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Things to Consider if you have Multiple Sclerosis

April 04, 2024 -
Things to Consider if you have Multiple Sclerosis

Multiple Sclerosis (MS) is a neurological condition in which the immune system attacks the central nervous system, causing damage to the nerves. Sclerosis means “scarring,” so it literally means “multiple scarring,” as it can occur in more than one location in the brain and spinal cord.

An estimated 130,000 people in the UK are living with MS and 130 people are diagnosed with the condition every week. The majority of diagnoses are in women in their 20s and 30s, but it can strike both sexes at any age. The condition has received a lot of publicity due to it affecting some famous people, including actress Selma Blair, musician Don Van Vliet and TV host Montel Williams, to name just a few.

Symptoms of MS

MS can cause a wide variety of symptoms. These include fatigue, muscle weakness, stiffness, balance problems, memory difficulties, vision impairment and problems controlling the bladder and bowels.

What makes MS particularly challenging is that symptoms vary, not only from person to person but from one day to the next. This unpredictability can make it difficult to adjust to life with MS.

It can also make the condition hard to diagnose, as it is easy to mentally dismiss any one of those symptoms in isolation as part and parcel of getting older. The symptoms can just as easily be misread by others. For years, singer Don Van Vliet was assumed to be under the influence of alcohol when he sometimes appeared stumbling and confused in public. It was later understood that these were symptoms of his MS.

Mobility aids make it easier to live with MS

Many of the most common symptoms of MS can make it difficult to get around. The following mobility aids can be helpful for those living with MS to maintain their independence and to improve their quality of life.

Canes – for those who have mild balance issues or weakness, a walking cane can make all the difference. As well as providing extra stability, it is also a psychological support for people with MS who are worried about sudden balance problems occurring unexpectedly.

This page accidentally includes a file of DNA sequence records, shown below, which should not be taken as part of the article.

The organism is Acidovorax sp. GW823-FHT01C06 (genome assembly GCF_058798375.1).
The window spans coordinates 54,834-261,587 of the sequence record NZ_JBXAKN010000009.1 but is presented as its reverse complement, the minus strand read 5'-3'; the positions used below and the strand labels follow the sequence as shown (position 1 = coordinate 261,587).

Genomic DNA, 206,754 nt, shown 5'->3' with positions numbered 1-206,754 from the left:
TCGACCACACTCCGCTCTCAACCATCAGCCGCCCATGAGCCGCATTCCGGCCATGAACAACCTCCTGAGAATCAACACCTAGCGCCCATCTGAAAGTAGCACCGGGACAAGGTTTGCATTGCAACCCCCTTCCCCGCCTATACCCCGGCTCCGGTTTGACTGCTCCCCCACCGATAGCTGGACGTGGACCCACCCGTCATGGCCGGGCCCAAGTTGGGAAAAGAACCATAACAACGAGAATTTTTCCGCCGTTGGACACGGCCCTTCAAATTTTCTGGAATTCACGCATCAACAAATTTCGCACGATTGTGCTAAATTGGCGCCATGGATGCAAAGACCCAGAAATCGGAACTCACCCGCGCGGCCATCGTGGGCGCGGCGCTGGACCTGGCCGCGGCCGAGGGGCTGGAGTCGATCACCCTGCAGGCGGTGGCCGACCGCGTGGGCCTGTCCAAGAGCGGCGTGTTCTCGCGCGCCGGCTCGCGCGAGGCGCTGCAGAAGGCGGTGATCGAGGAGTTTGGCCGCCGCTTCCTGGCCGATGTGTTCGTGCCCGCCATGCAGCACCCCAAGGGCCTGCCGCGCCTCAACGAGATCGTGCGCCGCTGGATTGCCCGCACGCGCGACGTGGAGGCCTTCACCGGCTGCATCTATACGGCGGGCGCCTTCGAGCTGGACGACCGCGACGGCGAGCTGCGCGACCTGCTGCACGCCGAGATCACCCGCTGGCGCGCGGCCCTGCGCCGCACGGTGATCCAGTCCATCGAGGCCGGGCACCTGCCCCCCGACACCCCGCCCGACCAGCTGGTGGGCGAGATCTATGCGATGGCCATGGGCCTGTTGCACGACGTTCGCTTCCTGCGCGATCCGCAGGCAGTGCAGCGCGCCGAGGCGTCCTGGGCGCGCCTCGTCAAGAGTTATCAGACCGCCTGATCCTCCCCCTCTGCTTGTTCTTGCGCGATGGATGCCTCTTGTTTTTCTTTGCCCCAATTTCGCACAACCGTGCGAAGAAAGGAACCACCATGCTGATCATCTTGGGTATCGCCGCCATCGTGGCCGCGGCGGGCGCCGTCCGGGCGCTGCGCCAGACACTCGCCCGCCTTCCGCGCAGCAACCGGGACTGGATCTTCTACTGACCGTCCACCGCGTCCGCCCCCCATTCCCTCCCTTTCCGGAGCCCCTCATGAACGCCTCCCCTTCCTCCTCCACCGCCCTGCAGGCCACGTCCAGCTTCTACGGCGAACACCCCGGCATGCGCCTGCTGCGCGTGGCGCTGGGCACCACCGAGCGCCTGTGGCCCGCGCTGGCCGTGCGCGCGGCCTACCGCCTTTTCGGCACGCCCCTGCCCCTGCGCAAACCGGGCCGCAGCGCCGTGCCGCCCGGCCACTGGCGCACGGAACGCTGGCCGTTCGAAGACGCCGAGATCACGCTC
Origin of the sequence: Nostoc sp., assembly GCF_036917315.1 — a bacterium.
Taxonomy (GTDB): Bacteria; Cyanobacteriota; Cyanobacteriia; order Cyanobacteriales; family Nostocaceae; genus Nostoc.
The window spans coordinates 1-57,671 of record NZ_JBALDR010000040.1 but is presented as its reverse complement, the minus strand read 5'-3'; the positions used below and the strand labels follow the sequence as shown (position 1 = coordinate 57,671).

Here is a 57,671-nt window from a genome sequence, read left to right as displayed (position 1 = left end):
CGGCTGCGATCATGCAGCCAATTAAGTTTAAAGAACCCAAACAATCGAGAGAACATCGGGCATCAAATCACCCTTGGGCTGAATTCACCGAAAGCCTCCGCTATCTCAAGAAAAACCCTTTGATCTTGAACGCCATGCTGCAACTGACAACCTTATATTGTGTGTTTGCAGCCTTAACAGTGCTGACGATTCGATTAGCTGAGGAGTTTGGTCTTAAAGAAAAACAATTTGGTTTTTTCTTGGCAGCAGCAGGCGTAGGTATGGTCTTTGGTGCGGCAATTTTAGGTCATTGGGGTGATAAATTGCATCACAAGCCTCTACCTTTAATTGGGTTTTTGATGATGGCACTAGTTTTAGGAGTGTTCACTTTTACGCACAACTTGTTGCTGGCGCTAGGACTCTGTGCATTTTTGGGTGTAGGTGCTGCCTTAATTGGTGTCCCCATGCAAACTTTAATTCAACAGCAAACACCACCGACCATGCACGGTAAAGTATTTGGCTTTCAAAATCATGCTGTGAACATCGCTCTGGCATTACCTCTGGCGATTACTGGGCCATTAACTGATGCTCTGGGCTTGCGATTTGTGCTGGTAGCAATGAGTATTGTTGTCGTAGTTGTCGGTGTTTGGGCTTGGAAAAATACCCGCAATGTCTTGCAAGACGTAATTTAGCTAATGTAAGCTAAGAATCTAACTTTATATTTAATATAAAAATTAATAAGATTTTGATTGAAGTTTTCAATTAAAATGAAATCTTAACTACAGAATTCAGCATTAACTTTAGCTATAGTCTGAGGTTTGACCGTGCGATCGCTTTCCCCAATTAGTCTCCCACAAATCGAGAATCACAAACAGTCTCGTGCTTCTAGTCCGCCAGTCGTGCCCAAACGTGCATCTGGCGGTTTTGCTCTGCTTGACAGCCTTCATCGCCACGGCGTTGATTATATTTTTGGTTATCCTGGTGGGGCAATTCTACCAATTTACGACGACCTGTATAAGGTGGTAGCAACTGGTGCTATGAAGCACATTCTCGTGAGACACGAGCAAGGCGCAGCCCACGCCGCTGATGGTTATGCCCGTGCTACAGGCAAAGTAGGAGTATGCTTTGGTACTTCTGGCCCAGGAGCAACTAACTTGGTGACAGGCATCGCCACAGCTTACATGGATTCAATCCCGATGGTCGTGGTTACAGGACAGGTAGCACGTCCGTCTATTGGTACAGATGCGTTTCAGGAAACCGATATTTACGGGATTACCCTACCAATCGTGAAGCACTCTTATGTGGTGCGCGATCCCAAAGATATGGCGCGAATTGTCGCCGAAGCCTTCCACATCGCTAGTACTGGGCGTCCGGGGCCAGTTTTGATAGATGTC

Crutches – these are helpful for people with MS who have more severe symptoms in terms of balance problems or weakness in the legs. There is a wide choice of crutches available, including handy folding ones that can fit in a travel bag. It is important to consult with a physical therapist to make sure you choose the right crutches for you.

Walkers – these come in different types and provide more support than canes and crutches. They are a good option for people with MS who have more difficulty walking. Three wheeled walkers are highly manoeuvrable, while four-wheeled walkers offer the most support, so it is advisable to try both and see which best meets your needs.

Wheelchairs – people with MS who are no longer able to walk safely will benefit hugely from a wheelchair. Manual wheelchairs demand either upper body strength to be self-propelled or the assistance of an attendant to push. Alternatively, a powered wheelchair provides the means to get around independently, and is more compact and practical around the house than a scooter.

Scooters – a mobility scooter helps anyone with MS to go anywhere, even if they have severely limited mobility and strength. Operated at the touch of a finger, some have a range as high as 35 miles on a single charge.

Incontinence aids – some symptoms of MS can lead to embarrassment as well as discomfort. There is a full range of incontinence products available to give you the confidence to get out and about regardless of the curve-balls that MS might throw at you.

Braces – an ankle foot orthosis (AFO) controls the range of motion in your foot and ankle and helps to stabilise its position. It is a type of brace that is commonly used to prevent foot drop, a condition that is common among those with MS, in which the toes drag on the ground during walking. Other braces can be used to support weakened muscles or improve joint stability, and again, a physical therapist’s advice is essential to ensure you choose the right support for you.

Choosing the right mobility aids for MS

MS is a progressive condition, so it is important to recognise and acknowledge changes in your symptoms. If you feel that you are getting weaker and are unable to undertake the activities you once could, you must reassess the mobility devices you use.

Be sure to consult with your doctor, physical therapist or primary care practitioner to help you make the right choices, especially when selecting aids like braces and crutches. The unpredictable nature of MS means that many people who live with the condition use multiple mobility aids depending on their physical condition on a given day and the activities they are undertaking.

For the best advice about living with MS, and caring for those with MS, visit the MS Society and Multiple Sclerosis Trust

Jon Wade
Jon Wade

Jon has been working at CareCo since 2019. He uses his extensive product knowledge to provide insights and advice on the best mobility aids for every occasion.

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